leah
Apr 05, 2007 leah rated it liked it  ·  review of another edition
liked it at the time... but don't remember anything profound. does that say a big something about the book... my brain... or something else? :)
i wonder if books like that have a place anyway because they affect our lives for a moment and maybe help us to become more cemented in what we believe/are... even if we can't consciously remember how we were affected later. thoughts?
Julie Connor
Apr 29, 2014 Julie Connor rated it it was amazing  ·  review of another edition
Kathleen Norris is a poet, essayist, and deeply reflective author and speaker. In 1974 she moved with her husband, David Dwyer to a farm she inherited from her grandparents' farm in South Dakota. She joined a Presbyterian church and discovered the spirituality of the Great Plains. She entered a new phase in her literary career after becoming a Benedictine oblate and, after spending time at Saint John's Abbey in Collegeville, Minnesota, she penned "A Cloister Walk," a New York Times bestseller th ...more
Thomas DeWolf
Oct 25, 2014 Thomas DeWolf rated it it was amazing  ·  review of another edition
Shelves: memoir
A gentle yet powerful book. No major action here; just quiet meditation on what matters to the author - and by extension - to readers who join in Norris's meditation on life within the walls of a Benedictine monastery. As a writer presently interested in the internal journey more than the external, The Cloister Walk was a good companion.

As a writer, I loved this:

"Art is a lonely calling, and yet paradoxically communal. If artists invent themselves, it is in the service of others. The work of my
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Claire Gilligan
Jul 13, 2014 Claire Gilligan rated it really liked it  ·  review of another edition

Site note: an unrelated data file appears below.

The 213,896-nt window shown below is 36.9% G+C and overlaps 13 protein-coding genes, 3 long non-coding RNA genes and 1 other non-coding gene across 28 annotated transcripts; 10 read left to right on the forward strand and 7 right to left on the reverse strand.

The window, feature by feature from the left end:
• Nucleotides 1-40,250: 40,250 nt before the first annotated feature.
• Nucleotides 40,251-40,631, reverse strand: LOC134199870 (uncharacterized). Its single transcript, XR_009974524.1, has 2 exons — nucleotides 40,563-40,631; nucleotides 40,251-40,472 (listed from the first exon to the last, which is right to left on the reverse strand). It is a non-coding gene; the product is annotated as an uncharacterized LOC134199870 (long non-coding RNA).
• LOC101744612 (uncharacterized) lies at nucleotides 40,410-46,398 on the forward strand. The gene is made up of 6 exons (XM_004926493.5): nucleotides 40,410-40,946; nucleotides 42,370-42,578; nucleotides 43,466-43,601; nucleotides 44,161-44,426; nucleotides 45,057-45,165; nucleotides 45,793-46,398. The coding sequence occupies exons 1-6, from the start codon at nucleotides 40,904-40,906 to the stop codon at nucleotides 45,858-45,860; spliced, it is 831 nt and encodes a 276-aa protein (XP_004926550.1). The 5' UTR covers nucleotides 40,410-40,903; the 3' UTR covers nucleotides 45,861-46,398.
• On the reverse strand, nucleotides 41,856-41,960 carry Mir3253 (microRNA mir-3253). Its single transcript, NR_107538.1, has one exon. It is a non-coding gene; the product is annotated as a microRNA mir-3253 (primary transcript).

I was skeptical when Liz recommended this--a sort of memoir by a Protestant woman who's a Benedictine oblate at one of the more liberal Catholic monasteries in the US. But it turned out to be quite good, in part because of her sometimes very different perspective on things. Definitely glad I bought this one.
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Kathleen Norris was born on July 27, 1947 in Washington, D.C. She grew up in Honolulu, Hawaii, as well as on her maternal grandparents’ farm in Lemmon, South Dakota.

Her sheltered upbringing left her unprepared for the world she encountered when she began attending Bennington College in Vermont. At first shocked by the unconventionality surrounding her, Norris took refuge in poetry.

After she grad
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More about Kathleen Norris...

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“I wonder if children don't begin to reject both poetry and religion for similar reasons, because the way both are taught takes the life out of them.” 23 likes
“Only Christ could have brought us all together, in this place, doing such absurd but necessary things.” 6 likes